Reading Intervention

Reading intervention helps students bridge the gap between their current book-reading levels and grade-level expectations. This requires instruction aimed at teaching the foundational skills of decoding and fluency.

Student and parent survey respondents from inquiry boards reported that access to effective interventions is often limited, with many students needing to change schools or school boards to receive help. Some also report that a learning disability diagnosis is required to be eligible for programs like Empower.

Identifying the Need

Students who are struggling with both word reading and language comprehension need targeted, intensive word-reading interventions. They also need effective programing for any oral language weakness. However, some of the programs used by boards are not evidence-based and/or require diagnosis for entry. Student/parent survey respondents from several boards indicated that their children had to wait for the next available spot in a program, such as Levelled Literacy Intervention (LLI) or Empower(tm), or needed significant parental advocacy to get into the program.

Students should be able to access effective interventions without having to change schools, school boards, go to a Provincial Demonstration School or pay for private tutoring. This means that all schools should have access to LLI and other evidence-based programs, including computer-based programs, in the context of an effective RTI/MTSS framework. Research shows that these programs can help students close the gap between their current reading levels and grade-level expectations. When implemented as part of a comprehensive RTI/MTSS framework, they should be offered to students in Kindergarten and Grade 1 to prevent the development of long-term reading difficulties.

Developing a Plan

School psychologists should work with teachers to define reading problems through problem-solving/data-based decision-making methods and identify effective interventions to address these reading problems. They also need to ensure that teachers and interventionists have appropriate training in the selected programs/strategies and in evidence-based practices.

School boards need clear rules about what constitutes a good reading intervention program. For example, students who are a grade or a year behind their peers should have access to the same intervention programs as their more successful classmates. Vague criteria, such as a score below the mean on a standardized assessment, should be replaced with more specific criteria that is tied to the student’s decoding and word-reading skills.

An effective reading intervention program should include explicit instruction, such as three-cueing, to teach sound-letter knowledge and phonemic awareness, phonological decoding skills and the ability to blend sounds into words (or morphology). This instruction should be accompanied by a rich text that provides ample opportunities for guided practice and supported application of new skills in authentic reading contexts.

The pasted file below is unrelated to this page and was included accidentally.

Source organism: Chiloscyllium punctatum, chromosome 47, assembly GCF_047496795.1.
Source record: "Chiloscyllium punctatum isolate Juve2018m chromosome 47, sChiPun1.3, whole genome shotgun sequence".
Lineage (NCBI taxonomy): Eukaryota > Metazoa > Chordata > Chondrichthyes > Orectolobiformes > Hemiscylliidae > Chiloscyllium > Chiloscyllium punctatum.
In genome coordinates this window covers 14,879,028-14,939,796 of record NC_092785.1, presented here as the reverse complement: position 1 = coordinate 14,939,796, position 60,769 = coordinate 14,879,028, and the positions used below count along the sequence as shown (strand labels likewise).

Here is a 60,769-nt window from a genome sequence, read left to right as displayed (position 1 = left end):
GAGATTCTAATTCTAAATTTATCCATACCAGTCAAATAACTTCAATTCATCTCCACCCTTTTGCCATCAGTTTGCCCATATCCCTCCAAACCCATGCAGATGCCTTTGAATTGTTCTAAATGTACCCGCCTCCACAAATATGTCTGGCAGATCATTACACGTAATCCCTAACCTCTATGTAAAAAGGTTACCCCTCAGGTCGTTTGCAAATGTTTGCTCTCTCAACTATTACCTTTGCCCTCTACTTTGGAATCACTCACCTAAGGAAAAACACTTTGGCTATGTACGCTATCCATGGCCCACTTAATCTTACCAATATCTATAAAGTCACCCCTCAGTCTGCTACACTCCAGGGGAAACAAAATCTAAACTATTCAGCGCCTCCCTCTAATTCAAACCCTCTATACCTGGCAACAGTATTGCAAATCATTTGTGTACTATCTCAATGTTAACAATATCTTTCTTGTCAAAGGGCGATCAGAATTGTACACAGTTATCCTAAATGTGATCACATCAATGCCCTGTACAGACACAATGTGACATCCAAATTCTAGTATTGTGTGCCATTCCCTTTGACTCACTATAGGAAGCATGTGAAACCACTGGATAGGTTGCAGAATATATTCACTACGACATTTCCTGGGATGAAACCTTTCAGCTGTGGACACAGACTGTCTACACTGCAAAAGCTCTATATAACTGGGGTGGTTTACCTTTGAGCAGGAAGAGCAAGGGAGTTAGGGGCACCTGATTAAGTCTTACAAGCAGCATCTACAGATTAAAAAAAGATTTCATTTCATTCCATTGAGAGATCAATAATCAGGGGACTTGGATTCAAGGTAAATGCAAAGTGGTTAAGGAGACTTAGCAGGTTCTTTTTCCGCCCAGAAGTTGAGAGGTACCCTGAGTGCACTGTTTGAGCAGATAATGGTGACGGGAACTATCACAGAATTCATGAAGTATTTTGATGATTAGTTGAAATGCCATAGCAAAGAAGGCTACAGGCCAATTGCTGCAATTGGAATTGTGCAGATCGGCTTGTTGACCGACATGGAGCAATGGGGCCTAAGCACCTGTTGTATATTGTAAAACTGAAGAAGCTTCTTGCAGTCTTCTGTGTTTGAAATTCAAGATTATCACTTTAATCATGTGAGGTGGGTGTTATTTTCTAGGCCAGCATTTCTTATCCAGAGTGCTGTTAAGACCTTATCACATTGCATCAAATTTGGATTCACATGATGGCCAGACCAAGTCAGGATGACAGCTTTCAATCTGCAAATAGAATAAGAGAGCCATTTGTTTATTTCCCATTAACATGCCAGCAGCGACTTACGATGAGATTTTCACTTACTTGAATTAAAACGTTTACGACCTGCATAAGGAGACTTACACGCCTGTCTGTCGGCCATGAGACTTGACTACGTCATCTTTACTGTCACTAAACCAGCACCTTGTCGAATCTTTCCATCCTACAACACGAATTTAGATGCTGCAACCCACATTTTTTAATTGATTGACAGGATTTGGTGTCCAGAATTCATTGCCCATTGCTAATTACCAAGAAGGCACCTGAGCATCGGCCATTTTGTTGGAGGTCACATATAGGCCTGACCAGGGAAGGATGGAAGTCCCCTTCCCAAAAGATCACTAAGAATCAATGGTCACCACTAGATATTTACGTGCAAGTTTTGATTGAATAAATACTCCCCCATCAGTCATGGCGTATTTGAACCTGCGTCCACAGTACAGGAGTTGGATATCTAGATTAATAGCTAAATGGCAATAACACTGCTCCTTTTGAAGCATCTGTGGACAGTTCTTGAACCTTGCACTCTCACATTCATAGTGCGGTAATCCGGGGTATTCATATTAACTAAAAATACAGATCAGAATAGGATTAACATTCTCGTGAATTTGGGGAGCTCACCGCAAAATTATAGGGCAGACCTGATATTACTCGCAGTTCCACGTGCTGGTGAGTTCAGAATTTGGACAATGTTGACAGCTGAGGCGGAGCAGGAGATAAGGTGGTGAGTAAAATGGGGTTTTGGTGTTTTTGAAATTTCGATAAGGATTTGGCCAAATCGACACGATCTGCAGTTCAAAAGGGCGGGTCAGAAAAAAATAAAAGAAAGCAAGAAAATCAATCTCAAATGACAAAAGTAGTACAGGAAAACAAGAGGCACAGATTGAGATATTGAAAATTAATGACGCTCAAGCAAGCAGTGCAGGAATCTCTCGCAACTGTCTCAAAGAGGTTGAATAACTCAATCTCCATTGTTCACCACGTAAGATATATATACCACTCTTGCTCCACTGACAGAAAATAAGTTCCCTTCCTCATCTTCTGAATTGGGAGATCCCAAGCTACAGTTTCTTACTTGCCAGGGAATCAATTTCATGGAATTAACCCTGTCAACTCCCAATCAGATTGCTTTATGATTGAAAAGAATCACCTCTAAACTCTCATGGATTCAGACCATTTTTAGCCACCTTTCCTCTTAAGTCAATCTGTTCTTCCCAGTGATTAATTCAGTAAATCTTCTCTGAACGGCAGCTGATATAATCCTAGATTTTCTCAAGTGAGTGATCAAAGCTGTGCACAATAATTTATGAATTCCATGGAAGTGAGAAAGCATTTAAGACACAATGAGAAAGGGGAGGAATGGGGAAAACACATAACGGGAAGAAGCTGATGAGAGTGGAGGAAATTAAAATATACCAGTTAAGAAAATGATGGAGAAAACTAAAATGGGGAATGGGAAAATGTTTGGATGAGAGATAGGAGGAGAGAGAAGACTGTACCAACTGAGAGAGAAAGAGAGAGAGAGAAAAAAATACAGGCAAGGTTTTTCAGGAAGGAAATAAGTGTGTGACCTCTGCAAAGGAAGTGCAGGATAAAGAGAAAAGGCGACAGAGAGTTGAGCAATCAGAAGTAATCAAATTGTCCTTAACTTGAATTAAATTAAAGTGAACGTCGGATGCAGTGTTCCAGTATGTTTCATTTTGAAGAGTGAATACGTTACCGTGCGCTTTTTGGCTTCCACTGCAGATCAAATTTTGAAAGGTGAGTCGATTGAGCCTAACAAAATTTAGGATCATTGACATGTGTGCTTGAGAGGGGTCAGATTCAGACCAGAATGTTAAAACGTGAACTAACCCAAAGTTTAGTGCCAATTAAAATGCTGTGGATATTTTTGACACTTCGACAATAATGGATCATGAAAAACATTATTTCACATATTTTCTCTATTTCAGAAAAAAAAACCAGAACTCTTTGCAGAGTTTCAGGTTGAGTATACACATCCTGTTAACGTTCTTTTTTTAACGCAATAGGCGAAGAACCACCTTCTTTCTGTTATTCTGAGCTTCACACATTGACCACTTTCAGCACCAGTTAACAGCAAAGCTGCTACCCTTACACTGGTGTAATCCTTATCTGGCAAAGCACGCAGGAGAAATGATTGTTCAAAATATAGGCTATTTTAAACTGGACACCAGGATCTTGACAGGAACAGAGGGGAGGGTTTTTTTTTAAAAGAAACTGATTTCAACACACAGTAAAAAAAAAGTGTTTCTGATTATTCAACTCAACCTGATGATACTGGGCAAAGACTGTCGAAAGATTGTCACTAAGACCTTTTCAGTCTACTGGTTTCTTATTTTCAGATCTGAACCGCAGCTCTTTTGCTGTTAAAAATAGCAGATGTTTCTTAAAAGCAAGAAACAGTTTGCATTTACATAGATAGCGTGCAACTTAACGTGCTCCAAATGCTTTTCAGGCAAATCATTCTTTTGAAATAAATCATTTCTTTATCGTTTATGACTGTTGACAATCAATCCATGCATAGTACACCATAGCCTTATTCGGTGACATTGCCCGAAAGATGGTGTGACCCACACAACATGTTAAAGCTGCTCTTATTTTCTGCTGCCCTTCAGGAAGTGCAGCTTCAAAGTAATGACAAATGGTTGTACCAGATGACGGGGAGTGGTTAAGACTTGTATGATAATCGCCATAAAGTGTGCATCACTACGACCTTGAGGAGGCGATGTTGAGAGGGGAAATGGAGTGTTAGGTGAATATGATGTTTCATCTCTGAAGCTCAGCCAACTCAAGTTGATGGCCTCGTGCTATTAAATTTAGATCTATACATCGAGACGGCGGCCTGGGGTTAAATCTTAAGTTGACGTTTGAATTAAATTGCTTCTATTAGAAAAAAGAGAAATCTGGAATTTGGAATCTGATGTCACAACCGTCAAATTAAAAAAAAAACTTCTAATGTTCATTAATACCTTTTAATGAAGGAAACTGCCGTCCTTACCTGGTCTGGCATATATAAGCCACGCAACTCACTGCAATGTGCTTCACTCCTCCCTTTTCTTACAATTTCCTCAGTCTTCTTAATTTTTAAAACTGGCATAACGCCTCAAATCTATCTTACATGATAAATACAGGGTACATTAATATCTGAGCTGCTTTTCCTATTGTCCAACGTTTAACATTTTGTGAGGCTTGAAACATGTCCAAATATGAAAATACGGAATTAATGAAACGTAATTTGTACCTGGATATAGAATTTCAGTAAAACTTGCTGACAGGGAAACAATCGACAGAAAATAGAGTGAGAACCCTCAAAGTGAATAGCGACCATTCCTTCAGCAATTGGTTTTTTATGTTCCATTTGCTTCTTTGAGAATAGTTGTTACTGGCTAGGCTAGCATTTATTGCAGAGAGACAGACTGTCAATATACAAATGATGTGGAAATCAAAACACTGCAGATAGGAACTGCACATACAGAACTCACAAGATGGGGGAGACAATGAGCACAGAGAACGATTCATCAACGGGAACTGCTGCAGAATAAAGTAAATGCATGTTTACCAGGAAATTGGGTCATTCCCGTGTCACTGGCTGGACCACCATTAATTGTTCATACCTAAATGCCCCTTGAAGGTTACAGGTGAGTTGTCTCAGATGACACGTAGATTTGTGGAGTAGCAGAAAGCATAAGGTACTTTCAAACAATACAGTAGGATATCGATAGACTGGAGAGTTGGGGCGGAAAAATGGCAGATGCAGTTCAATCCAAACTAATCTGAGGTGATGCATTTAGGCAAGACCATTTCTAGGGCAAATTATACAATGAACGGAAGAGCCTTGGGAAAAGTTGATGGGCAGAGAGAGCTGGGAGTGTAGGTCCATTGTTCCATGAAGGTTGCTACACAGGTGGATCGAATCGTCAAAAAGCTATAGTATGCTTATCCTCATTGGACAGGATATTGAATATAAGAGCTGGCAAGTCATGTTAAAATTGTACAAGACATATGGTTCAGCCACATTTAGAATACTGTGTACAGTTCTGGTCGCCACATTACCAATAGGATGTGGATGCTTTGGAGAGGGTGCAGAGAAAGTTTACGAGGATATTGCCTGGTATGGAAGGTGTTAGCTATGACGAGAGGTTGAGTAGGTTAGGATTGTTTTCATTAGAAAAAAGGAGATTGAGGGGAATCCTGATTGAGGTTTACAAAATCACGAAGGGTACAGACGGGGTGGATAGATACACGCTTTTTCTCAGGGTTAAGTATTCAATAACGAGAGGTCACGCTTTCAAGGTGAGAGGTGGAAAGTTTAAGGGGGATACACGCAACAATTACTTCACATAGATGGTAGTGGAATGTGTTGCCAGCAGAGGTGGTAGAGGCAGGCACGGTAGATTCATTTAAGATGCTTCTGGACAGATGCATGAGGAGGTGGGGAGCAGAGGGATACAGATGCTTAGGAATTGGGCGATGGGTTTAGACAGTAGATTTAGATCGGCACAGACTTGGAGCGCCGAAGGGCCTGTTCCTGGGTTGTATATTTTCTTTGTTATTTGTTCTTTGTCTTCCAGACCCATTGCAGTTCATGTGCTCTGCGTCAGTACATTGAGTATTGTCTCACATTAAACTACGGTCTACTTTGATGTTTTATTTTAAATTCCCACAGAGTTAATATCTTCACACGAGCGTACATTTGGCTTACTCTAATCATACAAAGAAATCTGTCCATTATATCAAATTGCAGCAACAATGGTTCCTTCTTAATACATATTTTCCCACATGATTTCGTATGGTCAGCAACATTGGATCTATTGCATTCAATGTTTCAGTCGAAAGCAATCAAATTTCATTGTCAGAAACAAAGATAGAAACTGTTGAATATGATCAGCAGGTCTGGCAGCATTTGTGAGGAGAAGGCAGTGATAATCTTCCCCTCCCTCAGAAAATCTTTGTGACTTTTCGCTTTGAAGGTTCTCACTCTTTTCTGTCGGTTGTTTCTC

Implementing the Plan

Students who are struggling with reading need clear, direct guidance and specific instruction in the form of explicit teaching. Research supports the effectiveness of explicit instruction, which involves teaching foundational skills and strategies in a step-by-step manner. It also requires systematic, structured practice of those skills and strategies, with regular feedback and monitoring.

Ensure that teachers and interventionists receive adequate training in the selected program and in research-based strategies. Ongoing professional development can help to improve the quality of intervention instruction and keep educators up-to-date on the latest research findings in literacy.

Many inquiry school boards need more direction from the Ministry on what programs are evidence-based and how they should be used to meet student needs. For example, schools should be able to offer a tier 2 or 3 decoding and word-reading focused intervention in Kindergarten and Grade 1 instead of waiting until Grades 3-4 when the intervention is less effective.

Monitoring Progress

When students receive reading intervention, they need to be monitored for growth. This often involves progress monitoring, which is a frequent formative assessment that provides teachers with information about the effectiveness of their instruction and whether they are on target to reach their goal.

When a student is struggling with fluency, progress monitoring involves measuring oral reading skills using passages at their individual Lexile level, which can be lower than their grade-level text. The teacher assesses how many words the student reads correctly each minute. This information is analyzed and displayed on a graph called a line of progress.

School boards judge the effectiveness of their programs based on students’ book-reading levels pre- and post-tests, with the most successful ones achieving three to four grade-level increases. However, these measures are not as accurate as standardized tests of foundational word reading and decoding skills that would be required for effective early interventions. These interventions, in addition to the regular classroom curriculum, need to be more intensive with more individualized instruction and scaffolded practice and review.

Reading Intervention
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